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The role of lymph node size and FOXP3+ regulatory T cells in node-negative colon cancer
  1. Bruno Märkl1,
  2. Beate Paul1,
  3. Tina Schaller1,
  4. Hallie Kretsinger1,
  5. Bernadette Kriening2,
  6. Gerhard Schenkirsch3
  1. 1Institute of Pathology, Klinikum Augsburg, Augsburg, Bayern, Germany
  2. 2Department of Visceral Surgery, Klinikum Augsburg, Augsburg, Bayern, Germany
  3. 3Clinical and Population-Based Cancer Registry of Augsburg, Augsburg, Bayern, Germany
  1. Correspondence to Dr Bruno Märkl, Institute of Pathology, Klinikum Augsburg, Stenglinstraße 2, Augsburg, Bayern 86156, Germany; Bruno.Maerkl{at}klinikum-augsburg.de

Abstract

Recently, we demonstrated that the intratumoural density of CD3+ and CD8+ T cells is independently prognostic and associated with lymph node (LN) harvest and LN size in node-negative colon cancer. We assumed that FOXP3+ T cells (Tregs) could be inversely associated with these LN features. Therefore, we performed a retrospective immunohistochemical analysis using an already well-characterised collection of stage I/II colon cancer cases. Receiver operating characteristic analysis revealed the optimal cut-off for predicting cancer-related death to be 70 FOXP3+ Tregs/mm2 at the invasion front. Other than T-stage, none of the relevant histopathological parameters were associated with the density of FOXP3+ cells. In particular, no relation to LN size and count were found. Cancer-specific survival was significantly improved in cases with high densities (115 vs 86 months; p=0.026) in univariable but not in multivariable analysis. In contrast to other cancers, FOXP3+ T cells are associated with a favourable outcome.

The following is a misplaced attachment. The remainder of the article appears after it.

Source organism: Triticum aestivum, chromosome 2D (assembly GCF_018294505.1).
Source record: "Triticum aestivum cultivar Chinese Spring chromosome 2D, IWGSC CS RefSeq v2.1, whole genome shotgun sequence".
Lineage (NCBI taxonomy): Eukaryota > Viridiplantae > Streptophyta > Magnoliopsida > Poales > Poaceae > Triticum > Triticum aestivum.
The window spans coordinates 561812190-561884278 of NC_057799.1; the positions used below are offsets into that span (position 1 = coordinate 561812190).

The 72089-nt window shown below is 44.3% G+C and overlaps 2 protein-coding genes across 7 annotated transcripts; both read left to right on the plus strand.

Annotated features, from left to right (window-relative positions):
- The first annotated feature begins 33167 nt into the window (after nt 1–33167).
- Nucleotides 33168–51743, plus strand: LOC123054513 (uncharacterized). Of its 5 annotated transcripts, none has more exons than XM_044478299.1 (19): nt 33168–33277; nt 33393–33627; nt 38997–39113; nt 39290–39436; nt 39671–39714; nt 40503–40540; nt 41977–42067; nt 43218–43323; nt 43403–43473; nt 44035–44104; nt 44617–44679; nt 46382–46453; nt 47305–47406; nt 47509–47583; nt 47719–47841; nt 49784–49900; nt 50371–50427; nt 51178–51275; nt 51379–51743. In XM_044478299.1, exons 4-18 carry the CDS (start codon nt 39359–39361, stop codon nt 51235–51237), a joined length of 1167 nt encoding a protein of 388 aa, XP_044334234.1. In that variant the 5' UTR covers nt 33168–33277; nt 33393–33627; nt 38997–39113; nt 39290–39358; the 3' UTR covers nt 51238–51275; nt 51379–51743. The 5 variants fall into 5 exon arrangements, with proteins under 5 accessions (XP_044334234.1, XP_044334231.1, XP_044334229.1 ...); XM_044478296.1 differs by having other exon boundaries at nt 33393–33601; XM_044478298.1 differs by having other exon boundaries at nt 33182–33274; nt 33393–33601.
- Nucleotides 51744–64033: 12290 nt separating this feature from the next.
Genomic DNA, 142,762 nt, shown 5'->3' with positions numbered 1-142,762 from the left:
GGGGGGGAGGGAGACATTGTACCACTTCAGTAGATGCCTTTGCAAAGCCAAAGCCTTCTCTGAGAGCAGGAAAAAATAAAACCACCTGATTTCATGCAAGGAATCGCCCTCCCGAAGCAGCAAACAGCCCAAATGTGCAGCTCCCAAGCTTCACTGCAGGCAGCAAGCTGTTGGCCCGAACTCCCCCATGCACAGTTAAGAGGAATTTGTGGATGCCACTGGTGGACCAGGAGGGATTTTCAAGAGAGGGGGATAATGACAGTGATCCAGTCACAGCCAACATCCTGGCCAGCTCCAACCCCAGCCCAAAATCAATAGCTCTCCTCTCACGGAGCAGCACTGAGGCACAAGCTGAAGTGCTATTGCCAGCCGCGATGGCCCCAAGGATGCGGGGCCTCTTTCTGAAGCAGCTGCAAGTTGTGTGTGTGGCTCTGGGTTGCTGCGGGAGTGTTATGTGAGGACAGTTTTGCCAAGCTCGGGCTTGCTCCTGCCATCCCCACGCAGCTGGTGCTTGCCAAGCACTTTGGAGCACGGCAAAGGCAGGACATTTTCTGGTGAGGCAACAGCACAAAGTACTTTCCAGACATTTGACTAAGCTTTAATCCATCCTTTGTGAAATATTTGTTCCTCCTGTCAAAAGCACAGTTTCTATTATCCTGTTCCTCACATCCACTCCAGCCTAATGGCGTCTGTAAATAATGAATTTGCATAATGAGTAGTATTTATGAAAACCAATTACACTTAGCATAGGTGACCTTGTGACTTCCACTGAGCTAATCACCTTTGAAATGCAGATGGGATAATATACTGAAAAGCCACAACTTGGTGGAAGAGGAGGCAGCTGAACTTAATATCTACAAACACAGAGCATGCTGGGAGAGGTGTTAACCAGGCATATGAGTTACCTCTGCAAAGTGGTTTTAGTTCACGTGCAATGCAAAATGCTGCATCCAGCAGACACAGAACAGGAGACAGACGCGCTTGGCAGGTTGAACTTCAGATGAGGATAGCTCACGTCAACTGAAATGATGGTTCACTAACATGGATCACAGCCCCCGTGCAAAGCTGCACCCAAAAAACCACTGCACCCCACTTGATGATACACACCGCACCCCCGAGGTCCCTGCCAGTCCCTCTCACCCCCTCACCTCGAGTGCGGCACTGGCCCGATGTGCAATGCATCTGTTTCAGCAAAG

• COLORECTAL CANCER
  • LYMPHOCYTE MARKERS
  • LYMPH NODES

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Footnotes

  • Handling editor Cheok Soon Lee

  • Contributors BM and BK planned and designed the study; BP performed laboratory work; BM, TS and BP evaluated the slides; HK revised the manuscript critically; GS provided the follow-up data; BM, BP and GS analysed the data; BM performed the statistical calculations. All authors read and approved the manuscript.

  • Funding This work was supported by the Hermann-Egger-Stiftung.

  • Competing interests None declared.

  • Ethics approval Internal Review Board Klinikum Augsburg.

  • Provenance and peer review Not commissioned; externally peer reviewed.

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